Walking through the prairie today, the word that came to mind was architecture. During the summer, I never looked past the swathes of yellow, dots of pink, pinpoints of blue in the blooms that blanketed the prairie. But now, the bright colors of flower petals are gone. What’s left is the bones of each plant – the architecture – the framework that held all that brilliant color.
I looked up architecture and found one definition – “the complex or carefully designed structure of something.” That’s the prairie all right. Complex. Carefully designed. Structure.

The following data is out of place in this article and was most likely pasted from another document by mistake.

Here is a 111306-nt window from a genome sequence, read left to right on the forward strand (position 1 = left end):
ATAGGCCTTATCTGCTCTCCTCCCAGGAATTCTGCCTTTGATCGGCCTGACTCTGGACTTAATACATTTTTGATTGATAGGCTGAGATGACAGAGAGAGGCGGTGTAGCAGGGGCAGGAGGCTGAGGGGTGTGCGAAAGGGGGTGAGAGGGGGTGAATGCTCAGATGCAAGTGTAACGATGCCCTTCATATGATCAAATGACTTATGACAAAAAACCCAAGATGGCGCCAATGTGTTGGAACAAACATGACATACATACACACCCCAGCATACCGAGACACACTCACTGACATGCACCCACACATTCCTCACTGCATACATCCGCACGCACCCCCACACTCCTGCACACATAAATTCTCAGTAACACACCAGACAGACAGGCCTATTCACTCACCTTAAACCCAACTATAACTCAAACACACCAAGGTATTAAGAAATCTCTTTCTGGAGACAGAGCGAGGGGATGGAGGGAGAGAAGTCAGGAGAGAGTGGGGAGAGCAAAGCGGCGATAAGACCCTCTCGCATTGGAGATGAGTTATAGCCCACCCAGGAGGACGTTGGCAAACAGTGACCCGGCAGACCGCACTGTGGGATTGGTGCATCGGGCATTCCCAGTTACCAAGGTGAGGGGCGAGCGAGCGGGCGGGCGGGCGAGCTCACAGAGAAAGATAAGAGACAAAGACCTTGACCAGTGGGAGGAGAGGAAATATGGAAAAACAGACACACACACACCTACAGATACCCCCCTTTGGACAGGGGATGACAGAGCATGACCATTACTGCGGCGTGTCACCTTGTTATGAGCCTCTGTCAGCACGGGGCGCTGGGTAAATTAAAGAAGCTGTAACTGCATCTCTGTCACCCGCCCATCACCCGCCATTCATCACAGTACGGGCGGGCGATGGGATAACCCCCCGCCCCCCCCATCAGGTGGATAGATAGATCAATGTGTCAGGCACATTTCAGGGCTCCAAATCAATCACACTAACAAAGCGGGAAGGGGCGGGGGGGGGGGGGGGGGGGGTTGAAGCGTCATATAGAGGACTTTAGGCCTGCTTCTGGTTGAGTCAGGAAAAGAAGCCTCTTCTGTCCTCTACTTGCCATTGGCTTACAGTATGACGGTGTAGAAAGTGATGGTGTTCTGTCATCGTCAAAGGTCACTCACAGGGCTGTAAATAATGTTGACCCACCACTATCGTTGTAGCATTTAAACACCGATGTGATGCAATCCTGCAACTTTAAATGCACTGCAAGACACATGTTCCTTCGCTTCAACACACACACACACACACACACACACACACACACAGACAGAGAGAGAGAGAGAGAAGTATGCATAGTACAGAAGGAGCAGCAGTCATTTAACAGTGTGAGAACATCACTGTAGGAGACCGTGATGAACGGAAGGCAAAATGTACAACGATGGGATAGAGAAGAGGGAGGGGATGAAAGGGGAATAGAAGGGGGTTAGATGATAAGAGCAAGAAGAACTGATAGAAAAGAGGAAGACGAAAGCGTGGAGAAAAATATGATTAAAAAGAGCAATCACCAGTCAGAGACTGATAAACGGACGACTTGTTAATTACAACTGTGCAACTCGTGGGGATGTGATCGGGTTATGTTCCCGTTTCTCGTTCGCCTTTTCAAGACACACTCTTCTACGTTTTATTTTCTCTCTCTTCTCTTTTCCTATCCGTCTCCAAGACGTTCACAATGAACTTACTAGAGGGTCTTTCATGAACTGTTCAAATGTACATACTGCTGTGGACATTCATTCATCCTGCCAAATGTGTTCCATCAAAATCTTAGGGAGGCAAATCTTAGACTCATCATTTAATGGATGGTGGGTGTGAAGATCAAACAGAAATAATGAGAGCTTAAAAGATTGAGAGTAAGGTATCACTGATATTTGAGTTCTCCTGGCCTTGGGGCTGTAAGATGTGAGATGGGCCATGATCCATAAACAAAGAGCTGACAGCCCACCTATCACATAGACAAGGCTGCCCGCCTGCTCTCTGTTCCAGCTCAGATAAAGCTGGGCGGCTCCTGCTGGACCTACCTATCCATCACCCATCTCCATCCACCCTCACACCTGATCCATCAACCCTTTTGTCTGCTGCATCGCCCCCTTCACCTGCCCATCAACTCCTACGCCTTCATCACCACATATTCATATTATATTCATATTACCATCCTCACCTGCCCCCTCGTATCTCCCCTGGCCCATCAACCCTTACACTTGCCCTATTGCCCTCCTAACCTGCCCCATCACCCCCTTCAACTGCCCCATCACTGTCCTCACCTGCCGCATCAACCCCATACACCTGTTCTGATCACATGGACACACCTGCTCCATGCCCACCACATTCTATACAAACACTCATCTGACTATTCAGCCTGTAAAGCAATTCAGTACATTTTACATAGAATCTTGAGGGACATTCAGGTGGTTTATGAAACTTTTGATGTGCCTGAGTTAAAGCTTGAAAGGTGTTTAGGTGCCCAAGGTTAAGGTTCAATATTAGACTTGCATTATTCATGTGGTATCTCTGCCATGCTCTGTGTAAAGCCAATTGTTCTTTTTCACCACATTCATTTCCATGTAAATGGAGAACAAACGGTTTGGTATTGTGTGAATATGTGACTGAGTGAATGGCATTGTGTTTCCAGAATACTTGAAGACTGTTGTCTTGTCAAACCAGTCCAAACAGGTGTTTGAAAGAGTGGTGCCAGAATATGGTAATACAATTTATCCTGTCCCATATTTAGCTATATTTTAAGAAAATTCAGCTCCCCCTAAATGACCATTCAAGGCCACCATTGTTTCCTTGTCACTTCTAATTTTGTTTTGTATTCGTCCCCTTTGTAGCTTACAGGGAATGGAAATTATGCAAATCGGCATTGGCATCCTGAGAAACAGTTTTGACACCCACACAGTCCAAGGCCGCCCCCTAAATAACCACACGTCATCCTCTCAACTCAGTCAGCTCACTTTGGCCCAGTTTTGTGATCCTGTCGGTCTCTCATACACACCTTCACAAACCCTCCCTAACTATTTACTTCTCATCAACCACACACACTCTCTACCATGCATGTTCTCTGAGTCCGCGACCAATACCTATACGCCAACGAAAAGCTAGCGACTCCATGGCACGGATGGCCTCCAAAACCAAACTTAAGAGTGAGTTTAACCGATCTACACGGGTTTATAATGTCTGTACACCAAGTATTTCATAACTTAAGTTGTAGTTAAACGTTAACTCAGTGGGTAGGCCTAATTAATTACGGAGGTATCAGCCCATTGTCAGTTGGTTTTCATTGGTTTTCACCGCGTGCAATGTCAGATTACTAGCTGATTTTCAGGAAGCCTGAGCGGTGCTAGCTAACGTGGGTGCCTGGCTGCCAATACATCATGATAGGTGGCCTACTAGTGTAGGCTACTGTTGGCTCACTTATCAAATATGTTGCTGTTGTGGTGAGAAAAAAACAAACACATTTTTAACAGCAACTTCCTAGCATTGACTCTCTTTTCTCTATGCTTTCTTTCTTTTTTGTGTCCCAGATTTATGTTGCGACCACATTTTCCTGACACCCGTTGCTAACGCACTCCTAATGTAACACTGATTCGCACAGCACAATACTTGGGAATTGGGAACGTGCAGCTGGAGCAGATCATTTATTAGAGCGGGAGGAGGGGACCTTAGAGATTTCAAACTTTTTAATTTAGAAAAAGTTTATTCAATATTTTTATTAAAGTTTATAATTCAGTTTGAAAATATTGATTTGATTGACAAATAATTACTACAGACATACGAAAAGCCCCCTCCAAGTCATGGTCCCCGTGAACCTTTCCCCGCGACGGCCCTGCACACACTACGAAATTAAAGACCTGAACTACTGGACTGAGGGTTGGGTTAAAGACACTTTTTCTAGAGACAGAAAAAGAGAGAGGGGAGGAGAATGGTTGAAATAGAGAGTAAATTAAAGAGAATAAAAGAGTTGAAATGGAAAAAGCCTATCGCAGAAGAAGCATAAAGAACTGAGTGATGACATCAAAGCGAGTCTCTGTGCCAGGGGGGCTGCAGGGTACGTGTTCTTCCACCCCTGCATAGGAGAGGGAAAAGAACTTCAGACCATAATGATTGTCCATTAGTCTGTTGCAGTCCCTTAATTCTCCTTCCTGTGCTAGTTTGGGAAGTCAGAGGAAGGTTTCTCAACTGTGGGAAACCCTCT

With the color stripped away, the view is spare but no less dramatic in its own way. The Carmine Miranda flair of the Dotted Mint has given way to the skeleton of a skyscraper. Without the bright yellow, a black-eyed Susan is almost ghostly. When leaves of broadleaf plants give way after the frost, the more simple structure of the grasses stands out, with a structure to draw the eye and birds throughout the winter.
Subtle brown tones. Almost black seed heads that were once regal purple coneflowers. Without the fancy, bright clothes, we see the character of what’s underneath.